Recently, some of my clients asked me if I had heard of an “anti-aging product” made in the United States that has become a hot topic on YouTube. In fact, one of my clients even ordered it immediately from the US. The origin of this product is a viral marketing video that shows a woman in her fifties with bags under her eyes applying the product on a TV show, and within a few minutes, the bags magically disappear.
Of course, this incredibly fast and effective product has attracted the attention of many women, including myself. I immediately searched online for its ingredients, which are:
Water (Aqua), Sodium Silicate, Magnesium Aluminum Silicate, Acetyl Hexapeptide-8 (Argireline), Phenoxyethanol, Ethylexylglycerin, Yellow 5 (Cl 19140), Red 40 (Cl16035).
Now, let’s analyze how these ingredients can create such a miraculous effect.
Water: used as a carrier and solvent for other ingredients.
Magnesium Aluminum Silicate: used in cosmetics as a tightening, oil-absorbing, and thickening agent to increase product viscosity.
Yellow 5 (Cl 19140) and Red 40 (Cl16035): used as colorants to give the product a certain color.
Phenoxyethanol and Ethylexylglycerin: commonly used as preservatives in cosmetics and have antibacterial properties.
None of the above six ingredients can make eye bags disappear instantly. Therefore, the remaining two ingredients are the key players:
Acetyl Hexapeptide-8 (Argireline): a protein that is claimed to reduce the appearance of fine lines with continuous use. However, no matter how effective the protein may be, it cannot improve eye bags in a matter of minutes. Moreover, this type of ingredient can only improve fine lines and not eye bags. Therefore, it is not the true “magic” ingredient. I believe that the manufacturer intentionally included this ingredient to deceive consumers and divert their attention.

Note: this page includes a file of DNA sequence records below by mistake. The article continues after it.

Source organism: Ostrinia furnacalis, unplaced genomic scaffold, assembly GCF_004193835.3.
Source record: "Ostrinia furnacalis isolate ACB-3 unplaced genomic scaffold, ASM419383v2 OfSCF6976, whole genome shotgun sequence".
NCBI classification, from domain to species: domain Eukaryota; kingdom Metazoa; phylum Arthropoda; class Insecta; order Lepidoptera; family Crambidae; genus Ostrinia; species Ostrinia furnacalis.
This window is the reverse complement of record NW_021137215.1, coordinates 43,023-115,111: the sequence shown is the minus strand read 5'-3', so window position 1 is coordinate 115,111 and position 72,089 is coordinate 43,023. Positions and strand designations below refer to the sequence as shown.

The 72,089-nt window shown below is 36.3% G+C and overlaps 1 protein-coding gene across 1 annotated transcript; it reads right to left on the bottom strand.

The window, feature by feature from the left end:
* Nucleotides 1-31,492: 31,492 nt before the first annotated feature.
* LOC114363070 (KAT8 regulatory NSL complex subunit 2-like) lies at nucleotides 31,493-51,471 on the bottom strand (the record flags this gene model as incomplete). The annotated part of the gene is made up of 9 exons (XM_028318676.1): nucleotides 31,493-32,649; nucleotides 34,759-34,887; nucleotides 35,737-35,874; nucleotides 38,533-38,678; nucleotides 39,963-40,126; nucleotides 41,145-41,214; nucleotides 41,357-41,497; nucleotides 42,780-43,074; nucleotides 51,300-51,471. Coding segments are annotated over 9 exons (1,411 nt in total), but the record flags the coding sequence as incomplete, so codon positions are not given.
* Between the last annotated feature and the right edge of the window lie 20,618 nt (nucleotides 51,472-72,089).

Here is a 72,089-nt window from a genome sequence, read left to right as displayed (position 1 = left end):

Lastly, there is Sodium Silicate. Sodium Silicate is a thick, solid substance that is soluble in water and also known as liquid glass. It is generally used for industrial purposes, such as bonding different materials, as a dyeing auxiliary, in repairing leaky industrial equipment, and even as an adhesive in refractory building materials and ceramic slurries. It is rarely used in cosmetics and skincare products. In short, it is an industrial adhesive! When applied to eye bags, the effect seen within a few minutes is simply the result of the “glue” solidifying. However, the so-called effect will disappear once the product is washed off. The biggest problem is that this substance can easily cause sensitivity and skin inflammation.
In fact, online reviews of this product can be found, with some people claiming that it created dimples with even a slight facial expression, caused allergies, and even led to eyelid granulomas. I believe that all these situations were caused by Sodium Silicate.
In conclusion, the mystery is finally solved. If you want to try this product, you need to be aware of its potential side effects.